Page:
Synthesize. Analyze. Sequence. Summarize. Classify.

When I was early in my teaching career, I often thought my students knew exactly what I meant when I asked them to do these things. You can imagine how surprised I was when the students returned my directions with blank stares or a lot of questions. The reality is that humans are not born speaking the “language of school”. Building student comprehension requires us, as educators to explicitly teach academic language and content simultaneously. Both tasks are exhausting, but important!

With the ever-changing language landscape in the United States, we are increasingly charged with supporting all students with academic language and explicitly supporting students who are learning English as another language. It is vital to student success for us to understand the language level of our students and know how to best support language development through the use of specific strategies and scaffolding of content.

So, how can classroom teachers support language development while teaching rigorous content standards?

In my coaching work, I support kindergarten through high school teachers from Anchorage to New York, and many of these teachers are experimenting with using technology to support their students’ language development. Many of their students are English learners. The teachers share a common goal: identify tech tools that will support students’ oral language development and practice, which in turn supports the development of more concrete literacy skills such as reading and writing. The four domains of language (listening, speaking, reading and writing) are intertwined, so when students gain proficiency in one domain it will support the proficiency of the other domains.

Tips and Tools:

Flipgrid This app uses a grid system for video recordings that students can use to collaborate with each other on various projects.

I believe that supporting students to engage in math discourse is a powerful tool to increase students content knowledge and deepen their mathematical thinking. One 5th grade math teacher asks her students open ended questions like: What is a fraction? Use real world examples; and How do you compare two fractions? at the end of a lesson or unit to gauge their understanding with the topic or skill. She collects the video recordings as data on how students solve a problem and how well they can verbalize their thinking. This oral language practice supports their processing and deep understanding, which will lead to stronger written explanations of how they solve math problems. Another language support she utilizes is sentence starters or sentence frames to increase the rigor of the language they use orally and also to increase the level of their written tasks.

I work with Lauren Thurber, a 5th and 6th grade math teacher at Hebrew Academy of Montreal in Canada. Recently, Lauren reflected on how Flipgrid supported her students in math:

“With a classroom of 30 students, there were not enough opportunities to have students practice their oral language. Flipgrid offered me a way to clone myself, so I could hear the students’ responses and thinking without having the time to circulate and listen to every student during the lesson. Now, my students can listen to their responses and then go back and edit if they don’t make sense or if they skip an important step. My students took the videos very seriously and acted like it was a performance because their classmates could “like” and respond to the videos. The students even started to say ‘Welcome to my channel!’ without any prompting.”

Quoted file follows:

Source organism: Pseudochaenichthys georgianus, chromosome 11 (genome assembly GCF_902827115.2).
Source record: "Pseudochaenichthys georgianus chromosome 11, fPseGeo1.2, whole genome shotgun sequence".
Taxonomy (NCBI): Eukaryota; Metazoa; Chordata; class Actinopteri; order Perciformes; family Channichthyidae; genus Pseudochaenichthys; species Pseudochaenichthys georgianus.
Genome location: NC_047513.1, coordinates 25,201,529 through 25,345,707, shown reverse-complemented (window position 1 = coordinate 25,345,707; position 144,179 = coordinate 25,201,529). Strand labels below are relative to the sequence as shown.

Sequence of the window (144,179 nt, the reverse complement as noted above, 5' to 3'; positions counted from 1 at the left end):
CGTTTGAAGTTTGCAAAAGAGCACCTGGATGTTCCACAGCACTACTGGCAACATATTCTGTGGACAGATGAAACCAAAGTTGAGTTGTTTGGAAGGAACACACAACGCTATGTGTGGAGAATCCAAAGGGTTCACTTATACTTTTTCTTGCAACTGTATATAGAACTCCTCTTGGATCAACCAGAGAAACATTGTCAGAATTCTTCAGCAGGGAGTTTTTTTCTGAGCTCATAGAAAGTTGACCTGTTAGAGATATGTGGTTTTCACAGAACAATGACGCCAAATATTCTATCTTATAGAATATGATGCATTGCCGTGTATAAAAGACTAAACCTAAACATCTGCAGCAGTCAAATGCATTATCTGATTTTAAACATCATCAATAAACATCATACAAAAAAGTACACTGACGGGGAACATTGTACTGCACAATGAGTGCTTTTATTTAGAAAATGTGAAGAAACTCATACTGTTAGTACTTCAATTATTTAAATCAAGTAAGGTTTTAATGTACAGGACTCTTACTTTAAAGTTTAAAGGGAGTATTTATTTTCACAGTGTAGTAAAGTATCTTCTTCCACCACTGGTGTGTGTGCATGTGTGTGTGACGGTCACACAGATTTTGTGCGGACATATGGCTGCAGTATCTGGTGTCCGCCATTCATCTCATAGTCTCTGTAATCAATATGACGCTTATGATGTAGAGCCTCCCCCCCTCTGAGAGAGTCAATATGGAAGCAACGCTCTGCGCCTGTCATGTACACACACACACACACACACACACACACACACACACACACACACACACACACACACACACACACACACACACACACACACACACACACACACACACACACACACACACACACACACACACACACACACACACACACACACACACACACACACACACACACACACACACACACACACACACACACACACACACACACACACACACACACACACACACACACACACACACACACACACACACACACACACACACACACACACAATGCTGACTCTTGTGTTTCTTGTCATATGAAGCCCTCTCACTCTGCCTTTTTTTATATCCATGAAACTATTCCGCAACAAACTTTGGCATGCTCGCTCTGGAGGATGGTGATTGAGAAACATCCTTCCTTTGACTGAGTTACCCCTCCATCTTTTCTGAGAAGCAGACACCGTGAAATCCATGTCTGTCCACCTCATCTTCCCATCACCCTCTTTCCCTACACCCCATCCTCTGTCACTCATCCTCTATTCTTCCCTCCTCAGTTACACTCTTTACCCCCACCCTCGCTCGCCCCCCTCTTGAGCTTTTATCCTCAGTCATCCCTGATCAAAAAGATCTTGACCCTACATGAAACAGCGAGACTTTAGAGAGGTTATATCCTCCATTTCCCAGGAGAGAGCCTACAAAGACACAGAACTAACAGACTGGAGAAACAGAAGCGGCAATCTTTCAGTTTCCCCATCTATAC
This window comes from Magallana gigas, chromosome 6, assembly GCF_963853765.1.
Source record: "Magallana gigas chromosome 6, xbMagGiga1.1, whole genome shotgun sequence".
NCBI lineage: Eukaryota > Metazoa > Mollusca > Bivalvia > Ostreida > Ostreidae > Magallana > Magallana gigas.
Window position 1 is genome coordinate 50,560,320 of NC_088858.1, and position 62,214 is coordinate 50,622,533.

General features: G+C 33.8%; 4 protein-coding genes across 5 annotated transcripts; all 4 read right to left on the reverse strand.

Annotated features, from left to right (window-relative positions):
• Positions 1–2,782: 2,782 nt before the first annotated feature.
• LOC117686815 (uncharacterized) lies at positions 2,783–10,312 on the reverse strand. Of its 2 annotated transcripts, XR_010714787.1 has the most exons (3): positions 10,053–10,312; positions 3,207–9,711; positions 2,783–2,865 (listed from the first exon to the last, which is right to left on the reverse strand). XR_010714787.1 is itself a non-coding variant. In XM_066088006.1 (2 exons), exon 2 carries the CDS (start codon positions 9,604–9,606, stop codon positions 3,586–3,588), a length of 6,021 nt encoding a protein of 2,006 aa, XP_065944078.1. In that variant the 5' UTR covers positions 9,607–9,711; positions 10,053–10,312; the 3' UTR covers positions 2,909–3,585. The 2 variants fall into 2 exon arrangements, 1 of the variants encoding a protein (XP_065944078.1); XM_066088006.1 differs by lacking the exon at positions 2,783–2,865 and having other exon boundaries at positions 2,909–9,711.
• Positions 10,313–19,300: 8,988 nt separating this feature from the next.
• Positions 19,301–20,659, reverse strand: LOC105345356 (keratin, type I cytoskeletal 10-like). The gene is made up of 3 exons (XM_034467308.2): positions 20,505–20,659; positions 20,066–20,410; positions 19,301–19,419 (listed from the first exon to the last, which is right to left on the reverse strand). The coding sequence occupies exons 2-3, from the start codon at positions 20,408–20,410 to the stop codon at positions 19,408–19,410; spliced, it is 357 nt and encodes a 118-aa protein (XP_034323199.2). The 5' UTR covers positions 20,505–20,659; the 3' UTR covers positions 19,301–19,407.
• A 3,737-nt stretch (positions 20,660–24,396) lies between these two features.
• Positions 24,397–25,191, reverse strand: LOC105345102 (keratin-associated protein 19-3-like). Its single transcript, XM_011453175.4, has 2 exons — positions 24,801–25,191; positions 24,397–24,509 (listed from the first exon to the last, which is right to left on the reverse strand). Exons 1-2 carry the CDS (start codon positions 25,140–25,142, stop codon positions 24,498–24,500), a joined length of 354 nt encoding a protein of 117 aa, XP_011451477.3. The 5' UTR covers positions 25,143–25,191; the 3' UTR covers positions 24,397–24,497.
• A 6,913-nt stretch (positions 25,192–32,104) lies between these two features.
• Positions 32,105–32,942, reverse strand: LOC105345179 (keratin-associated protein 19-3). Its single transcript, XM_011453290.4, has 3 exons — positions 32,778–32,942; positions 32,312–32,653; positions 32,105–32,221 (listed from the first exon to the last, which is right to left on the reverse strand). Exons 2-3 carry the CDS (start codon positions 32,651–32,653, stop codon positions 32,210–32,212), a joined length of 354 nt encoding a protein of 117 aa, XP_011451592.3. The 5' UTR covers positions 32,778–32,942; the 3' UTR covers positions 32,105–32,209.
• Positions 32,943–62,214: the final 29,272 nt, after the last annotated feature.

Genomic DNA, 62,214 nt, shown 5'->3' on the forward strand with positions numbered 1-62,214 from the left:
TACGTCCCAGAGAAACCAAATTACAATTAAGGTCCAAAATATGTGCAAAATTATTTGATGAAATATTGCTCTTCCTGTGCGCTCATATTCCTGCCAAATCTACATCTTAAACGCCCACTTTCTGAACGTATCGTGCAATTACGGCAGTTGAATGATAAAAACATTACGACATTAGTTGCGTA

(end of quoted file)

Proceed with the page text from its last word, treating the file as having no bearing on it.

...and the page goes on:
Seesaw This program allows students to create digital portfolios utilizing video, pictures, and text to showcase their work.

I feel that supporting students to collaborate and make meaning through authentic tasks is another key approach to supporting language learners. A 4th grade teacher engaged his students in project based learning (PBL), where groups of students had to research types of renewable energy and create a presentation to share with families and community members. Knowing that he had students at a variety of language levels, he had the groups practice and record their presentations on Seesaw and then give each other feedback using a feedback protocol. The performing students were then able to take the feedback, tweak their presentation, and practice before doing it during their classwide PBL celebration.

Vocaroo This app uses voice-only recording and generates a link to save the recording for teachers and students to use for reflection.

Increasing students’ reading fluency is incredibly important to building strong readers. One first grade teacher has her students read fluency passages at their level and record their reading using Vocaroo. When they are done reading, the students listen to their reading and rate themselves on a student-friendly fluency rubric. Over time, students track their progress on the fluency rubric and the number of words they read correctly. The saved links act as a way to show student fluency growth over time in short sound bites.

Benefits to Using Technology for Language Development

  • Decreases the affective filter (the potential anxiety or boredom barriers that can interfere with the language acquisition process in the classroom) of students because recording the language is not speaking in front of a live audience
  • Provides multiple experiences with speaking and listening (oral language)
  • Allows students to give feedback and watch/listen to something multiple times
  • Shows growth over time with recordings
  • Allows a teacher to gain deeper knowledge about students’ language levels in a variety of content areas
  • Teachers can use technology to develop the 4 domains of language together: speaking, listening, reading and writing
If you want them to HEAR it, you talk. If you want them to LEARN it, they talk.
-Spencer Kagan

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